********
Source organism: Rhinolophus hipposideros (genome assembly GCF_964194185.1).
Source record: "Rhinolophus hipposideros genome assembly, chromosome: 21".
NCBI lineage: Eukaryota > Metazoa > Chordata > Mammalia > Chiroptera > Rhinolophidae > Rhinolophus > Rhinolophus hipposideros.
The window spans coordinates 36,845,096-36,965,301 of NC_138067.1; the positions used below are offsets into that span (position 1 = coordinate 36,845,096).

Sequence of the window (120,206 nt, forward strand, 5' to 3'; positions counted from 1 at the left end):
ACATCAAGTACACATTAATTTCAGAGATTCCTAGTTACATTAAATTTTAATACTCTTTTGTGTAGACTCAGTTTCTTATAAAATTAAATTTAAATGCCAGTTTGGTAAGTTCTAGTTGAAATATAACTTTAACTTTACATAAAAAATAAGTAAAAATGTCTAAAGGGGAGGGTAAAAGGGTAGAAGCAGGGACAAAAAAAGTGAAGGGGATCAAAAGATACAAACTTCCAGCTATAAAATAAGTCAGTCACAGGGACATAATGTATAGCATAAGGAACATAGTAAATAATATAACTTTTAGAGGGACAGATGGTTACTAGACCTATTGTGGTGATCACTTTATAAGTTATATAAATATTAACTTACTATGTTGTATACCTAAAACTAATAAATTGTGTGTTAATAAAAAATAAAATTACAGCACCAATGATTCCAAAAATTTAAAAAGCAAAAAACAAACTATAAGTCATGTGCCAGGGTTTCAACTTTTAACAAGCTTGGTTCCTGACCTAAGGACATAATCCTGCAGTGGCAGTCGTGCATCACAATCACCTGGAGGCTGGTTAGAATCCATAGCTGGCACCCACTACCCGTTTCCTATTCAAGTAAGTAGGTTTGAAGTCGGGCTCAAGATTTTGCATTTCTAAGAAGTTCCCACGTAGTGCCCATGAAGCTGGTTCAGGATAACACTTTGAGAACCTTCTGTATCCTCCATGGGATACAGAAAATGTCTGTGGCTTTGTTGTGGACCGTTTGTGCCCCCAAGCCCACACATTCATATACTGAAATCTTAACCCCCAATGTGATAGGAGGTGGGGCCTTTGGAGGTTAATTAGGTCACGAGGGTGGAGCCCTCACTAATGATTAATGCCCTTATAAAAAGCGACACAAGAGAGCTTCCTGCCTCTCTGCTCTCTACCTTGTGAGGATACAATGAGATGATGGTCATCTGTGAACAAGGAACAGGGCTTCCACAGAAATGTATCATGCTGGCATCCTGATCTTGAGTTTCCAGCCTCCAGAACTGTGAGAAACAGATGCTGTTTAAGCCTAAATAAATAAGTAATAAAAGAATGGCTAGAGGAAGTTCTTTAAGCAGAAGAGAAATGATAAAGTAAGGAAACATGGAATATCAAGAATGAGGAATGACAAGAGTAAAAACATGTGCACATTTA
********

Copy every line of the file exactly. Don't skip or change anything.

Source organism: Rhinolophus hipposideros (genome assembly GCF_964194185.1).
Source record: "Rhinolophus hipposideros genome assembly, chromosome: 21".
NCBI lineage: Eukaryota > Metazoa > Chordata > Mammalia > Chiroptera > Rhinolophidae > Rhinolophus > Rhinolophus hipposideros.
The window spans coordinates 36,845,096-36,965,301 of NC_138067.1; the positions used below are offsets into that span (position 1 = coordinate 36,845,096).

Sequence of the window (120,206 nt, forward strand, 5' to 3'; positions counted from 1 at the left end):
ACATCAAGTACACATTAATTTCAGAGATTCCTAGTTACATTAAATTTTAATACTCTTTTGTGTAGACTCAGTTTCTTATAAAATTAAATTTAAATGCCAGTTTGGTAAGTTCTAGTTGAAATATAACTTTAACTTTACATAAAAAATAAGTAAAAATGTCTAAAGGGGAGGGTAAAAGGGTAGAAGCAGGGACAAAAAAAGTGAAGGGGATCAAAAGATACAAACTTCCAGCTATAAAATAAGTCAGTCACAGGGACATAATGTATAGCATAAGGAACATAGTAAATAATATAACTTTTAGAGGGACAGATGGTTACTAGACCTATTGTGGTGATCACTTTATAAGTTATATAAATATTAACTTACTATGTTGTATACCTAAAACTAATAAATTGTGTGTTAATAAAAAATAAAATTACAGCACCAATGATTCCAAAAATTTAAAAAGCAAAAAACAAACTATAAGTCATGTGCCAGGGTTTCAACTTTTAACAAGCTTGGTTCCTGACCTAAGGACATAATCCTGCAGTGGCAGTCGTGCATCACAATCACCTGGAGGCTGGTTAGAATCCATAGCTGGCACCCACTACCCGTTTCCTATTCAAGTAAGTAGGTTTGAAGTCGGGCTCAAGATTTTGCATTTCTAAGAAGTTCCCACGTAGTGCCCATGAAGCTGGTTCAGGATAACACTTTGAGAACCTTCTGTATCCTCCATGGGATACAGAAAATGTCTGTGGCTTTGTTGTGGACCGTTTGTGCCCCCAAGCCCACACATTCATATACTGAAATCTTAACCCCCAATGTGATAGGAGGTGGGGCCTTTGGAGGTTAATTAGGTCACGAGGGTGGAGCCCTCACTAATGATTAATGCCCTTATAAAAAGCGACACAAGAGAGCTTCCTGCCTCTCTGCTCTCTACCTTGTGAGGATACAATGAGATGATGGTCATCTGTGAACAAGGAACAGGGCTTCCACAGAAATGTATCATGCTGGCATCCTGATCTTGAGTTTCCAGCCTCCAGAACTGTGAGAAACAGATGCTGTTTAAGCCTAAATAAATAAGTAATAAAAGAATGGCTAGAGGAAGTTCTTTAAGCAGAAGAGAAATGATAAAGTAAGGAAACATGGAATATCAAGAATGAGGAATGACAAGAGTAAAAACATGTGCACATTTA